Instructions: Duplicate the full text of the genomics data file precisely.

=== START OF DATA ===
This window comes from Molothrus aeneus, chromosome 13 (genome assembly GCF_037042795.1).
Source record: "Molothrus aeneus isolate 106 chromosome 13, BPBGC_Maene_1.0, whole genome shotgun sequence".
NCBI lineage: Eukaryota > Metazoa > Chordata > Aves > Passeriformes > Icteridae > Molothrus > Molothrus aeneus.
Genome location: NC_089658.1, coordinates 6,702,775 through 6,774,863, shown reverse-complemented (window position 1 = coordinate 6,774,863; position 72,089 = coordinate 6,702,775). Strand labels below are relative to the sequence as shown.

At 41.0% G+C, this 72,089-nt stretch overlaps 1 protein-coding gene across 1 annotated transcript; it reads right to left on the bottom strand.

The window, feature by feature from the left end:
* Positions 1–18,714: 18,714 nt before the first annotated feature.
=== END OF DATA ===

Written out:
This window comes from Molothrus aeneus, chromosome 13 (genome assembly GCF_037042795.1).
Source record: "Molothrus aeneus isolate 106 chromosome 13, BPBGC_Maene_1.0, whole genome shotgun sequence".
NCBI lineage: Eukaryota > Metazoa > Chordata > Aves > Passeriformes > Icteridae > Molothrus > Molothrus aeneus.
Genome location: NC_089658.1, coordinates 6,702,775 through 6,774,863, shown reverse-complemented (window position 1 = coordinate 6,774,863; position 72,089 = coordinate 6,702,775). Strand labels below are relative to the sequence as shown.

At 41.0% G+C, this 72,089-nt stretch overlaps 1 protein-coding gene across 1 annotated transcript; it reads right to left on the bottom strand.

The window, feature by feature from the left end:
* Positions 1–18,714: 18,714 nt before the first annotated feature.